The next day my sister and husband called in on their way to work (my sister works at the hospital so she came with my husband). Nothing much happening, but they were going to give me another pessary. I had the pessary, bounced on the ball and walked up and down the stairs and the corridor.
Hours went by and there were no signs of contractions. They put me back on the monitor to check the baby was moving and his heartbeat was ok. Another internal and still no progress and ANOTHER sweep (I was beginning to hate those). They spoke to my Consultant and a caesarean was mentioned, but nothing finally decided.
A Doctor came to see me in the evening to see if they could break my water, but as there was no progress they couldn’t. For some reason they decided to try another pessary (my third!!). Oh and of course I had another sweep!! They said they would come round and assess me in the morning to see if they could break my water then. If they still couldn’t – then it would be a caesarean. By this time I was so sick of seeing women come in and get taken to delivery suite, that I would have agreed to a caesarean there and then. I was put on the monitor to check baby. Husband and sister went home again.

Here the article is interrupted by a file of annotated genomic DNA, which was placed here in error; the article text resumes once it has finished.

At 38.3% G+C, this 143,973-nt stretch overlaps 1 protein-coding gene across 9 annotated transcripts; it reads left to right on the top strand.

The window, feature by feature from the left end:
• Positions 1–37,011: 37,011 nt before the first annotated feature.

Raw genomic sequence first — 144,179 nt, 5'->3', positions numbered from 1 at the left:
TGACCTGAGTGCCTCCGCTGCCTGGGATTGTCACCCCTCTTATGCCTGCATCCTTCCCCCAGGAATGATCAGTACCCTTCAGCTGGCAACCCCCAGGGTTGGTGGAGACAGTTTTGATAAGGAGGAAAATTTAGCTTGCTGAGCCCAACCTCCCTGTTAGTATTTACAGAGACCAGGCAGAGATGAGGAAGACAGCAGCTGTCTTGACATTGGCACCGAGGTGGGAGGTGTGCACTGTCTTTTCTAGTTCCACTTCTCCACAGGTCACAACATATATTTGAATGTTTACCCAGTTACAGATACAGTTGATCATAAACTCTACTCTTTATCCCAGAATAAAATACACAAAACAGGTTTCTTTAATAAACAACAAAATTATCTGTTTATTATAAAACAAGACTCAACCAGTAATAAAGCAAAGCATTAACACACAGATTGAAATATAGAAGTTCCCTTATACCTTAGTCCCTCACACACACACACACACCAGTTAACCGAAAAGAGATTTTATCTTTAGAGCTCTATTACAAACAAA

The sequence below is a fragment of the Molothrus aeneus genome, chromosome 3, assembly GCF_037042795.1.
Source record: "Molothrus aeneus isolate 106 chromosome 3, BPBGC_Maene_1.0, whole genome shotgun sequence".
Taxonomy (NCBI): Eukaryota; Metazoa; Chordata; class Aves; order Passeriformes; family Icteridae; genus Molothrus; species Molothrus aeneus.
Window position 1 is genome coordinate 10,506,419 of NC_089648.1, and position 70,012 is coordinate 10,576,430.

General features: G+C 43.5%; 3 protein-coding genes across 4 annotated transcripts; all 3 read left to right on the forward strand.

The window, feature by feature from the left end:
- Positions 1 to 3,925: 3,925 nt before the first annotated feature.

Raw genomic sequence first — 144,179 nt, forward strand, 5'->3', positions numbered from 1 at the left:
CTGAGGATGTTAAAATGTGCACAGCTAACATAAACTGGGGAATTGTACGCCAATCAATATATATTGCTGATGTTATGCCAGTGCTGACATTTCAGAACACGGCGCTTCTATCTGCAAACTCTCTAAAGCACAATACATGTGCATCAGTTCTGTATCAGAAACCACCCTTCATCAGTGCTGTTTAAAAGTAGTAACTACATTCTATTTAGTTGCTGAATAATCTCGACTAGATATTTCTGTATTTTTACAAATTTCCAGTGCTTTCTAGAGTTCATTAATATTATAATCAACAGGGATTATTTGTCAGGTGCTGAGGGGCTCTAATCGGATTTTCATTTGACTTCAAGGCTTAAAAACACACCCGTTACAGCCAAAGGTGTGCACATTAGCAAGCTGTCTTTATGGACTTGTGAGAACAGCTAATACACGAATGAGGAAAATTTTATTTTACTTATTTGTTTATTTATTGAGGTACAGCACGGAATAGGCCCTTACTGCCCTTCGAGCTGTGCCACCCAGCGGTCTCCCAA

At around 7am a Consultant came and said she was going to send someone to try and break my water. She explained that as the baby was so high it was going to be a risky procedure, as the cord could prolapse. If that happened I would have to be prepared to go straight to theatre – no epidural or spinal, as there would be no time, so it would be a general anaesthetic. I had the venflon (?) put in the back of my hand ready, and phoned my husband to come as soon as he could.
He arrived at the hospital just as they were taking me to the delivery suite. I had a massive room that joined straight onto the theatre (just in case). One of the theatre staff came and introduced herself and told me that they were standing by for me.
A lady Doctor came in and told me she was going to try and break my water. She then, to my shock and horror inserted a catheter. It really hurt. She didn’t ask. I could have just gone to the toilet perfectly ok by myself – I wasn’t even in labour at this point. I was absolutely dreading it by then, but I didn’t feel a thing when she did break my water (the catheter was worse). The water poured and poured and poured out of me. The Midwife laughed and said I could take a pound off the weight of the (giant) baby they thought I was having because it looked like most of it was water. Fortunately, everything went ok and I didn’t need to go to theatre. But the water still kept pouring out for hours after. I think he was inside his own swimming pool.
Nice big comfortable arm chairs were brought in for my sister and husband and we waited for things to happen. Then the midwife started the drip to bring on my contractions. I was hooked up to a monitor for the whole time, due to me being a high risk pregnancy. In the beginning I didn’t mind, as looking at the monitor and knowing when a contraction was coming and going kept me occupied.